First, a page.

3 Things to Know about Website Content Management Systems

3 things to know about website content management

3 Things to Know about Website Content Management Systems

by
Harry Bartlett

In the beginning most websites were built with Dreamweaver, FrontPage or just a text editor like Notepad. These editors allowed for easy construction of 'brochure' websites. As sites became more dynamic the need for a content management system (CMS) increased.CMS

Here are 3 things to know before committing to a CMS.

1. What a CMS Does
The web continues to re-invent marketing, sales and communications but there is a knowledge gap between the tools available and the ability to use them. Understanding what a CMS does and how to integrate it with your company’s online objectives is a critical part of realizing the web’s potential to grow your company.

The principal behind a CMS is quite simple. It’s a database with core functionality e.g. website editing, and add on modules. It can manage content as well as e-commerce in a search friendly way. It also can easily feed content into other sites e.g. social media communities.

After  the objectives are defined for a site, the best way to understand what a CMS does is to use one. Aligning the objectives with the features the CMS provides and working with real content is the best way to fully understand what is realistic and possible.

2. Which Open Source CMS is Best
Opinion here will vary, but at the moment we believe Drupal and WordPress are clearly the best - Drupal for larger, more complex sites and WordPress for simpler sites and blogs.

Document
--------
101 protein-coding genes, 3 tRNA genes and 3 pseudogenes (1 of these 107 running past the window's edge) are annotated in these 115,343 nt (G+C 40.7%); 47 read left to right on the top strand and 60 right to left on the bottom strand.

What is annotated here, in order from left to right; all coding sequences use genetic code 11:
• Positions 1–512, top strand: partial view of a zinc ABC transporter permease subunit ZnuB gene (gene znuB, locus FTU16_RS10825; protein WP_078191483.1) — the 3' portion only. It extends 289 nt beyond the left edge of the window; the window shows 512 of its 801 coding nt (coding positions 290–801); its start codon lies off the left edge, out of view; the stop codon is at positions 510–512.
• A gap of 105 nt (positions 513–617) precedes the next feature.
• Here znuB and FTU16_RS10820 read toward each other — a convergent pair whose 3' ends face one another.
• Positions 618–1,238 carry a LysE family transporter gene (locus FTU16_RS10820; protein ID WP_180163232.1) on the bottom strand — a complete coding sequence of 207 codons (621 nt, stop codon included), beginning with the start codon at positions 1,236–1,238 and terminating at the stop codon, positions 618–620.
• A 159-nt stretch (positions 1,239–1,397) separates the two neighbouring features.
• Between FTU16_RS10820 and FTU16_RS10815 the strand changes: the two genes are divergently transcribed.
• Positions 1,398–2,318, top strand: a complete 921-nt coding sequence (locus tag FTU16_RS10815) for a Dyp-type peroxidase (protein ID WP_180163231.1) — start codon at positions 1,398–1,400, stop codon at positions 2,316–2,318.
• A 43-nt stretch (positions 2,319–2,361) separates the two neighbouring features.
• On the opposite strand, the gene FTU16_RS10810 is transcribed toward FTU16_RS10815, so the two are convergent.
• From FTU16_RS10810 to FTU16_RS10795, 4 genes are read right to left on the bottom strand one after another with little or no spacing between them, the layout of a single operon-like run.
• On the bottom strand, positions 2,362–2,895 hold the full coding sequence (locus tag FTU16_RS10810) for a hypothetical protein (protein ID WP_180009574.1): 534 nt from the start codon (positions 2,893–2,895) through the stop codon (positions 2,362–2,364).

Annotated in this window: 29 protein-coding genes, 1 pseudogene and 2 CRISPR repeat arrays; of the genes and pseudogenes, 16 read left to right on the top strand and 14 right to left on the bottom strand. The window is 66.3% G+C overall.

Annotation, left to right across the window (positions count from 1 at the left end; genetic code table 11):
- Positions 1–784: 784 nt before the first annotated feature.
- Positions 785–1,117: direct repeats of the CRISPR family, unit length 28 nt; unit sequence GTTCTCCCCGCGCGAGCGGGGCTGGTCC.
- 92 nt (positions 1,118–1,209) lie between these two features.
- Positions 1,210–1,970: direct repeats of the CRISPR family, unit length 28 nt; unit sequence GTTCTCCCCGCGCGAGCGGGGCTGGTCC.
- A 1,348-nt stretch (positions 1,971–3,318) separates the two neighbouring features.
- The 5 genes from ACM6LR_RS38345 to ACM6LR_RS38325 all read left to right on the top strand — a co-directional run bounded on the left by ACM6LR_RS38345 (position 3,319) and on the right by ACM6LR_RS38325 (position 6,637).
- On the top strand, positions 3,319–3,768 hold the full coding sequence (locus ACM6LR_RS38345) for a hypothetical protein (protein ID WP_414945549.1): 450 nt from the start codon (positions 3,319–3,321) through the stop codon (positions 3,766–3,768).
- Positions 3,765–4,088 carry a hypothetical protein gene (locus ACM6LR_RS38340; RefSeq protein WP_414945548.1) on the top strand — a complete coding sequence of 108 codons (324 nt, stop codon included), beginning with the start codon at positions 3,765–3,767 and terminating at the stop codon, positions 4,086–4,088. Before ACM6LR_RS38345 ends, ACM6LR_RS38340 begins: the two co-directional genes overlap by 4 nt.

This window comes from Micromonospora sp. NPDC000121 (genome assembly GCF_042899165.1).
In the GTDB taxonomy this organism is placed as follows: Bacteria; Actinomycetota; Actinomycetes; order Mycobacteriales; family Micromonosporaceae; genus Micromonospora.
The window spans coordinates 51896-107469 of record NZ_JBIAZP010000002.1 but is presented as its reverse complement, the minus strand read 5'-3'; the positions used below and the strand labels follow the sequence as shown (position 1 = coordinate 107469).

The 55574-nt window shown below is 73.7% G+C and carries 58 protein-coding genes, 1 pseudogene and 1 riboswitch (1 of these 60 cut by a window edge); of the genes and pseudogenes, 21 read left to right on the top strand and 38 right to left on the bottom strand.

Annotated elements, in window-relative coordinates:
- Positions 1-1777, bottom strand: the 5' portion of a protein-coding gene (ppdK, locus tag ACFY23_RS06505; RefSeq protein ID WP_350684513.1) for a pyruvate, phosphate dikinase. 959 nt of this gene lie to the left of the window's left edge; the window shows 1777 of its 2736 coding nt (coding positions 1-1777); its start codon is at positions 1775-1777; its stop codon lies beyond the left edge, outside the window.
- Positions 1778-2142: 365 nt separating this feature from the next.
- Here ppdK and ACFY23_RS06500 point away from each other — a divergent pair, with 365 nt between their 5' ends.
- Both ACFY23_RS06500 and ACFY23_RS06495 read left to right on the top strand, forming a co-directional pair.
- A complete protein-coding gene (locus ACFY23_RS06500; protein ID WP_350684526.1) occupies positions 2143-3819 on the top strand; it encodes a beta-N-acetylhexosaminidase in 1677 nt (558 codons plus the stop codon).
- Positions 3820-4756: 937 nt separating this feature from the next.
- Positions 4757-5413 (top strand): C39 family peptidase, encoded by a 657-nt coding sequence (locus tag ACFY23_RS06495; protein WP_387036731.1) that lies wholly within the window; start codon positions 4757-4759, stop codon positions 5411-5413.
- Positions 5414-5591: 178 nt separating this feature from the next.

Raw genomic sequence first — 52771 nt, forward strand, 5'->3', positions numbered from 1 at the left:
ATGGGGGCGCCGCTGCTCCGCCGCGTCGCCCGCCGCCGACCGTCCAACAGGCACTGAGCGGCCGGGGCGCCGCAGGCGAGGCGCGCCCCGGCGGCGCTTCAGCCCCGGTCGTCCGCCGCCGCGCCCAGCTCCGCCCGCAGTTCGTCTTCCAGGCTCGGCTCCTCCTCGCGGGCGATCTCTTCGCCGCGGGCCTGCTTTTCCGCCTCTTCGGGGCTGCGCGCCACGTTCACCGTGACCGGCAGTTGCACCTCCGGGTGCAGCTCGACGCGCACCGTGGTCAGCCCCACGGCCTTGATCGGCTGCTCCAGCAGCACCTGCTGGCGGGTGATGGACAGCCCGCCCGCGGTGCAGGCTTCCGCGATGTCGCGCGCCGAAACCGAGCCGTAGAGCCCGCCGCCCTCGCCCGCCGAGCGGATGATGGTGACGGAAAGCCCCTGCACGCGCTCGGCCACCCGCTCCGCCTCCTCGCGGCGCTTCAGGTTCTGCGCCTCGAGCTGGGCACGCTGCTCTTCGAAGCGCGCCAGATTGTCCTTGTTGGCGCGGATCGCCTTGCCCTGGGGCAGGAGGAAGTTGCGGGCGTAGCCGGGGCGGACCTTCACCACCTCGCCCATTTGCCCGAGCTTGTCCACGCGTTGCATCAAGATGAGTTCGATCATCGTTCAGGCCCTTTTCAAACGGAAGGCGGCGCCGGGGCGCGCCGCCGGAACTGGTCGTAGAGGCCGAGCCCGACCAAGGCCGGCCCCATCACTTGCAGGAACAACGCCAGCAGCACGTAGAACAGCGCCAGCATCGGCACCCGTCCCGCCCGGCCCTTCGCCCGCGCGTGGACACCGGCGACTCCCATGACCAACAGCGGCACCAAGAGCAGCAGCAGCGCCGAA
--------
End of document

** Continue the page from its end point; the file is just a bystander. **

The reasons for this are: Drupal and WordPress are open source (free), have a large installed base (hundreds of thousands of websites), a web development community in the thousands and standard, non-proprietary technologies (PHP, MySQL, Linux and Apache). These qualifications mean that the functionality is well tested, has less chance of becoming obsolete and is less expensive.

It also doesn't hurt to know that the White House, BBC, Sony and others use Drupal.

3. Total Cost of Ownership
There are 3 parts to the cost of a CMS. First the upfront software licensing fees (if there are any), maintenance costs and hosting fees. The reality is that unless you are looking for an enterprise level CMS, open source (i.e. free) is the way to go.

Maintenance costs depend on who is working on the site. The most cost effective strategy is to have someone within your company maintain the site leaving more heavy-duty work to outside contractors. The more people within your organization that can use a CMS the better. This will increase the amount you publish and make your brand more visible online as well as make for a more accurate, up to date and compelling site.

CMSs are resource intensive and require at least a virtual dedicated server hosting plan. These start at $30 per month. If your site is on a shared plan (under $20 a month) it will be slow.

Summary
As the web evolves choosing the right CMS can have a significant impact on how well your organization is able to utilize the web’s potential. When determining the requirements for a site re-design or a new site, make sure selecting the right CMS is a priority. Check out our Drupal vs. Sharepoint blog post if you are interested in an open source cms comparison. You can also fill out this form to contact a Drupal or Wordpress expert.

About the author

Harry started Bartlett Interactive in 1998 and focuses on integrating best practices in branding, user experience design, Internet marketing and technology to increase the value of an online presence.
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